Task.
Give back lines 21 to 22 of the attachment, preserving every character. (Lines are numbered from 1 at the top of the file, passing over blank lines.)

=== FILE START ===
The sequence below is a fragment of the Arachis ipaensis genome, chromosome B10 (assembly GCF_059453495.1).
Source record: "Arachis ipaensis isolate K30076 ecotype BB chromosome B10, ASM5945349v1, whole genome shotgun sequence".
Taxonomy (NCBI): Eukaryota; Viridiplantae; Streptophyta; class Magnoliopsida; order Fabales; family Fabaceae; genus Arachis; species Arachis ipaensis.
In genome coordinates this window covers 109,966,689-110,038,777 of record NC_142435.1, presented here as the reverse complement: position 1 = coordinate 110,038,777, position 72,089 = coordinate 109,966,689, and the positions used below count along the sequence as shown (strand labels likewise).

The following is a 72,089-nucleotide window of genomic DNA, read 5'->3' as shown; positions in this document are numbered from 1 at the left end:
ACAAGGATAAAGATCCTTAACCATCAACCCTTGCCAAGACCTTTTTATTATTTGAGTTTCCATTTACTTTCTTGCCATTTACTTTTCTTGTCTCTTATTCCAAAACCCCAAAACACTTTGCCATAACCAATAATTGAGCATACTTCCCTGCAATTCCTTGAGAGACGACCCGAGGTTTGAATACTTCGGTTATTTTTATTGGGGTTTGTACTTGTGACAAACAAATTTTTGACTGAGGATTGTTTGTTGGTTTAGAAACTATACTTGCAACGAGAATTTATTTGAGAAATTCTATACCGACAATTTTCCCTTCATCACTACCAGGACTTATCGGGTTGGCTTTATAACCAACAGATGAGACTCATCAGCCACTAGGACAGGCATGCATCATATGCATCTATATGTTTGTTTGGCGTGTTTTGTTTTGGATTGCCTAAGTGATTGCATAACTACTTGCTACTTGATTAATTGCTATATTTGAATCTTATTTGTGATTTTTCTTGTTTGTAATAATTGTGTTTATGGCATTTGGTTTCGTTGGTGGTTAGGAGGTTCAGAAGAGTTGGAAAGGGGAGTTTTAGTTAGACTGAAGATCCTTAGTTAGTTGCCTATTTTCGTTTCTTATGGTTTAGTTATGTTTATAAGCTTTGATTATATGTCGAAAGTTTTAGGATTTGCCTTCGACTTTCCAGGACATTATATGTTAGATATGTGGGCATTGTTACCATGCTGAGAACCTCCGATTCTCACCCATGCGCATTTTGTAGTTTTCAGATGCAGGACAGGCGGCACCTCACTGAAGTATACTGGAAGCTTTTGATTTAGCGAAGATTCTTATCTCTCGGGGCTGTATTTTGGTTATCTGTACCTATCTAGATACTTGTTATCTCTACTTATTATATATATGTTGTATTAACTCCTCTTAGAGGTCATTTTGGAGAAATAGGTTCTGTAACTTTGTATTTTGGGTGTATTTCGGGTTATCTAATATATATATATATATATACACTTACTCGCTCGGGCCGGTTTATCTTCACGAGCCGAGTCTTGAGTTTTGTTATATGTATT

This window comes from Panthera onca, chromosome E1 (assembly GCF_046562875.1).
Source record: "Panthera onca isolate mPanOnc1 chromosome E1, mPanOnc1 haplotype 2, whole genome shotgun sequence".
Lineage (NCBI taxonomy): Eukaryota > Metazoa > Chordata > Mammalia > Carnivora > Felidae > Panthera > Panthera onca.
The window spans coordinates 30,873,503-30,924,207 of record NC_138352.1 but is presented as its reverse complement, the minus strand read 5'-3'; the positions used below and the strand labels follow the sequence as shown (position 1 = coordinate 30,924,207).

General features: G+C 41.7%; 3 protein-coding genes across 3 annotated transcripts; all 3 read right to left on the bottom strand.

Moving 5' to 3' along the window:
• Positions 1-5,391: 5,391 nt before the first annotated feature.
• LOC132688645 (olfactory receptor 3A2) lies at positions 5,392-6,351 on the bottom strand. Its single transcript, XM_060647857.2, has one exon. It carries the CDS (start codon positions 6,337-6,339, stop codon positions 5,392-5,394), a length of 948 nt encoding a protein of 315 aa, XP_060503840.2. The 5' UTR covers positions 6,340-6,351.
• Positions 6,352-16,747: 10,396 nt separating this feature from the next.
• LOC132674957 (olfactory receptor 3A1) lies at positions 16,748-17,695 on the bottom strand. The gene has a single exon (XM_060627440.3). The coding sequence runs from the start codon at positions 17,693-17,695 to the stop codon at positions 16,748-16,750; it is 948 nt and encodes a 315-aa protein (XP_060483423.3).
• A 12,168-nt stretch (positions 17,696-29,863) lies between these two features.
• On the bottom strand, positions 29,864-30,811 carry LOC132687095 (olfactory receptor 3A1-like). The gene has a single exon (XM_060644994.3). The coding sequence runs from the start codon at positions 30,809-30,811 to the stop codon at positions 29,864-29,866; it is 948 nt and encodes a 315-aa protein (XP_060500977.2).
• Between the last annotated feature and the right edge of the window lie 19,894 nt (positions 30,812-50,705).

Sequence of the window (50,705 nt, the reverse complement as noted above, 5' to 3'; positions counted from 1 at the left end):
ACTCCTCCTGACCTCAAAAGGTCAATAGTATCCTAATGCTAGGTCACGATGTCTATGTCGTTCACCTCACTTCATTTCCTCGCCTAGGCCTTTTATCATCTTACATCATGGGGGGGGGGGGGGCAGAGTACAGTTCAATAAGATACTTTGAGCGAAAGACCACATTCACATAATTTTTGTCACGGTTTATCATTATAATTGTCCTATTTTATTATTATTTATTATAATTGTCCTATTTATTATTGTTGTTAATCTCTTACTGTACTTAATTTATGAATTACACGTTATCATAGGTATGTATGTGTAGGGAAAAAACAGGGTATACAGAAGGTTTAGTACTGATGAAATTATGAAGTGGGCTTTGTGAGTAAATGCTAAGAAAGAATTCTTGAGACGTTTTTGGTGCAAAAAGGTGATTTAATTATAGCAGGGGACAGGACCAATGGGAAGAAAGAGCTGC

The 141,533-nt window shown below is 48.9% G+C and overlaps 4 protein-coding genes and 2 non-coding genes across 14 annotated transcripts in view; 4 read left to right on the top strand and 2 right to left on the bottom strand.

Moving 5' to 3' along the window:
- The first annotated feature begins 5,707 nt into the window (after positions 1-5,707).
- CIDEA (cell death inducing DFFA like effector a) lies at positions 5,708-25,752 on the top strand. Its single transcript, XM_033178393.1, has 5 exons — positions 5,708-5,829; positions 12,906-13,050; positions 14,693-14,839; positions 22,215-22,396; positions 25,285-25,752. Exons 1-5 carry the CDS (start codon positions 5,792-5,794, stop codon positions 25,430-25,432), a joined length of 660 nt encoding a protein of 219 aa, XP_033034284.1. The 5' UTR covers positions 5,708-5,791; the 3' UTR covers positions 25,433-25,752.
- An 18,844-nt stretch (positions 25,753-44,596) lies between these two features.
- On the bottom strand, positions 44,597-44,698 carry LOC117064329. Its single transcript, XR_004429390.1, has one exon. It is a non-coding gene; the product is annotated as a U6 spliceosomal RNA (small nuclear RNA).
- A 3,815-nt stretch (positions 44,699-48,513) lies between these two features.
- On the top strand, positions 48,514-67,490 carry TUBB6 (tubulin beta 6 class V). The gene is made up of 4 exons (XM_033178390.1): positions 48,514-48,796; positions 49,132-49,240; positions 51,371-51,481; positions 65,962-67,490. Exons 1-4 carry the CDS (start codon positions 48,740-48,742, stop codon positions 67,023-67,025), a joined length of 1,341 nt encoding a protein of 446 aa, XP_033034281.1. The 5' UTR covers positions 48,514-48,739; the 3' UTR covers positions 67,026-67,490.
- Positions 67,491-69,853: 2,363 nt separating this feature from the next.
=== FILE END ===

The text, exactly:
ACTCCTCCTGACCTCAAAAGGTCAATAGTATCCTAATGCTAGGTCACGATGTCTATGTCGTTCACCTCACTTCATTTCCTCGCCTAGGCCTTTTATCATCTTACATCATGGGGGGGGGGGGGGCAGAGTACAGTTCAATAAGATACTTTGAGCGAAAGACCACATTCACATAATTTTTGTCACGGTTTATCATTATAATTGTCCTATTTTATTATTATTTATTATAATTGTCCTATTTATTATTGTTGTTAATCTCTTACTGTACTTAATTTATGAATTACACGTTATCATAGGTATGTATGTGTAGGGAAAAAACAGGGTATACAGAAGGTTTAGTACTGATGAAATTATGAAGTGGGCTTTGTGAGTAAATGCTAAGAAAGAATTCTTGAGACGTTTTTGGTGCAAAAAGGTGATTTAATTATAGCAGGGGACAGGACCAATGGGAAGAAAGAGCTGC

The 141,533-nt window shown below is 48.9% G+C and overlaps 4 protein-coding genes and 2 non-coding genes across 14 annotated transcripts in view; 4 read left to right on the top strand and 2 right to left on the bottom strand.